South Asia

64 Items

Paper - Carnegie-Tsinghua Center for Global Policy

Stabilizing Sino-Indian Security Relations: Managing the Strategic Rivalry After Doklam

| June 21, 2018

The paper provides a detailed analysis of the contemporary Sino-Indian conventional ground and nuclear force balances and carefully reconstructs how mutual developments in these areas are perceived by both New Delhi and Beijing.

Discussion Paper - Managing the Atom Project, Belfer Center

The Three Overlapping Streams of India's Nuclear Power Programs

| April 15, 2016

As India’s civilian nuclear energy program expands with the assistance of international nuclear suppliers, it creates new potential pathways to the acquisition of fissile material that could be diverted for military purposes. A key question is whether and how India’s civilian and military nuclear facilities are separated. In this discussion paper from the Belfer Center’s Project on Managing the Atom, Kalman A. Robertson and John Carlson argue that India has not established a complete and verifiable separation of its civilian and military nuclear programs. The authors recommend steps for India to take under its safeguards agreement with the International Atomic Energy Agency to provide assurances to all states that components of its civilian program are not contributing to the growth of its nuclear arsenal. These steps include renouncing options that would facilitate the use of safeguarded items to produce unsafeguarded nuclear material, and placing the proliferation-sensitive components of its nuclear power industry under continuous safeguards.

Osama bin Laden Compound, Abbottabad, Pakistan, May 4, 2011.

Creative Commons

Analysis & Opinions - The Huffington Post

The Bin Laden Raid: How Could the Pakistanis Have Been Cut In?

| October 21, 2015

"The recent New York Times Magazinearticle on the 'mysteries' remaining about the bin Laden raid offers no clear conclusions. But it does usefully point out that there could be a difference between the Pakistanis being aware that bin Laden was living in Abbottabad, and not being informed of the impending attack against him."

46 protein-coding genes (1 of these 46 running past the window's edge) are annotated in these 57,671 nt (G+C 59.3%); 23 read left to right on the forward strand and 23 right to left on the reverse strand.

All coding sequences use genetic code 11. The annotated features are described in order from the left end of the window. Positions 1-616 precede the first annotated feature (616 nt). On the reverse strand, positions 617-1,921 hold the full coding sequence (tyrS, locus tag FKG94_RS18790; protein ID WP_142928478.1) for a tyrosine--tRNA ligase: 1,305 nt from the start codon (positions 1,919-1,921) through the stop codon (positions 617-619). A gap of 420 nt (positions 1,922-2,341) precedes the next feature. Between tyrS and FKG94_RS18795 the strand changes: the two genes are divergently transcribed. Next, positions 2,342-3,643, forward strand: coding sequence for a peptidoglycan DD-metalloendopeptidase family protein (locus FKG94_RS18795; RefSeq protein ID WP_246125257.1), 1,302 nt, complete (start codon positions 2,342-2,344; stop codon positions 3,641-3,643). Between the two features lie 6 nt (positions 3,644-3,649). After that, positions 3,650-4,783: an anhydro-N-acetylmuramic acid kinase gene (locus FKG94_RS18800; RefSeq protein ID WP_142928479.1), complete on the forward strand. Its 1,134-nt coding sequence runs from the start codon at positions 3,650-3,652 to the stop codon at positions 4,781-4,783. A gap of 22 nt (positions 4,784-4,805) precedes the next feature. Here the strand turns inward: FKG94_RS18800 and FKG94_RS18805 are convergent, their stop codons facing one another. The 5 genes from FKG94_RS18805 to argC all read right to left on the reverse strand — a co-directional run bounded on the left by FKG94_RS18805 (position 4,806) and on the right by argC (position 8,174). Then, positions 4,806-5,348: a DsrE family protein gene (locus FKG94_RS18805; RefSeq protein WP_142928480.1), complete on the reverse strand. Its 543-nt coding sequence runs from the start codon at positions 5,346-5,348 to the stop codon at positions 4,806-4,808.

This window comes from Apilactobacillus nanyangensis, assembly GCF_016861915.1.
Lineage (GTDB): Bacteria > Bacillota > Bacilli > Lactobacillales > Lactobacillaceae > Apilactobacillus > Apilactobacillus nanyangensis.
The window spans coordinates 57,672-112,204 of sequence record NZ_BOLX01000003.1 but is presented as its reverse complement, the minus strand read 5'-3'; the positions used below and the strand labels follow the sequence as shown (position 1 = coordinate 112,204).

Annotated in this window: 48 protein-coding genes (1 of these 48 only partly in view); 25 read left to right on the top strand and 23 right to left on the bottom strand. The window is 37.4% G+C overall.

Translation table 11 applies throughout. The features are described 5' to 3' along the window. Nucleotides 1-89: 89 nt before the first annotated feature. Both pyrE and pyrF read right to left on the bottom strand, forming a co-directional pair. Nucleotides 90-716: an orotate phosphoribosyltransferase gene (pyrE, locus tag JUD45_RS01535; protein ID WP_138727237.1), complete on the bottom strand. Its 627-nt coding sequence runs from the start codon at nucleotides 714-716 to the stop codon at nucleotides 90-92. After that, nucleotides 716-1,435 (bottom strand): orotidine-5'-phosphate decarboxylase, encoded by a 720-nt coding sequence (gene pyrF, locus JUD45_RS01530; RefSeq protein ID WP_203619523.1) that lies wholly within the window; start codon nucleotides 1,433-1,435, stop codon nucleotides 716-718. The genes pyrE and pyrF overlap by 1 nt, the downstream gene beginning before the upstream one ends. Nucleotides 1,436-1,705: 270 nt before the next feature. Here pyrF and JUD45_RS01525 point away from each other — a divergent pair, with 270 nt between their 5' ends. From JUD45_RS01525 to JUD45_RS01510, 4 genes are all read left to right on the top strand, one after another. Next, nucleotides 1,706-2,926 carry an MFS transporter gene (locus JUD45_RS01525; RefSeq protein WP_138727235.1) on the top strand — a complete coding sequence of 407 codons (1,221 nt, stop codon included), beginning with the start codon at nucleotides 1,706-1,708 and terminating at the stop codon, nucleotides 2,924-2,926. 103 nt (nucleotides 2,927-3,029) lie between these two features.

Journal Article - Cold War History

'Wean Them Away from French Tutelage': Franco-Indian Nuclear Relations and Anglo-American Anxieties During the Early Cold War, 1948–1952

| October 2015

Based on multi-archival research, this article explores the significance of Franco-Indian nuclear relations against the backdrop of Anglo-American endeavours to censor information related to atomic energy and to secure control of strategic minerals during the early Cold War.

Lockheed U-2 in flight, a historic image provided by USAF. In the 1950s, the CIA carried out reconnaissance flights over the Soviet Union, starting from the Pakistani military base in Peshawar.


Analysis & Opinions - The Huffington Post

How the Drone Age Came to Pakistan

| June 2, 2015

"In the 1950's the CIA, developer of the U-2 spy plane, carried out reconnaissance flights over the Soviet Union, starting from the Pakistani military base in Peshawar. The ISI, the intelligence service of the all-powerful Pakistani Army, was assigned to coordinate these flights with CIA personnel in Pakistan. Thus began the longstanding relationship between the CIA, a civilian intelligence service, and the ISI, a military intelligence service, a relationship that lasted all through the years...."

News - Managing the Atom Project, Belfer Center

Fresh Ideas for the Future: Symposium on the NPT Nuclear Disarmament, Non-proliferation, and Energy

Apr. 30, 2015

On April 28, the Project on Managing the Atom joined the James Martin Center for Nonproliferation Studies at the Middlebury Institute of International Studies at Monterey, The Netherlands government, and the United Nations Office for Disarmament Affairs (UNODA) in convening nuclear nonproliferation experts from around the world at the United Nations to participate in a Symposium on the 2015 Nonproliferation Treaty (NPT) Review Conference.

Analysis & Opinions - Bulletin of the Atomic Scientists

Why Nuclear Dominoes Won't Fall in the Middle East

| April 22, 2015

"On their own, civilian nuclear programs do not necessarily imply a military threat. Under the Non-Proliferation Treaty (NPT), member countries are allowed to pursue civilian nuclear programs. Because of a growing energy demand, many countries in the Middle East are exploring nuclear power as part of their energy mix. While some, including the United Arab Emirates, have succeeded in starting civilian nuclear power programs, others face serious financing and technical capacity issues."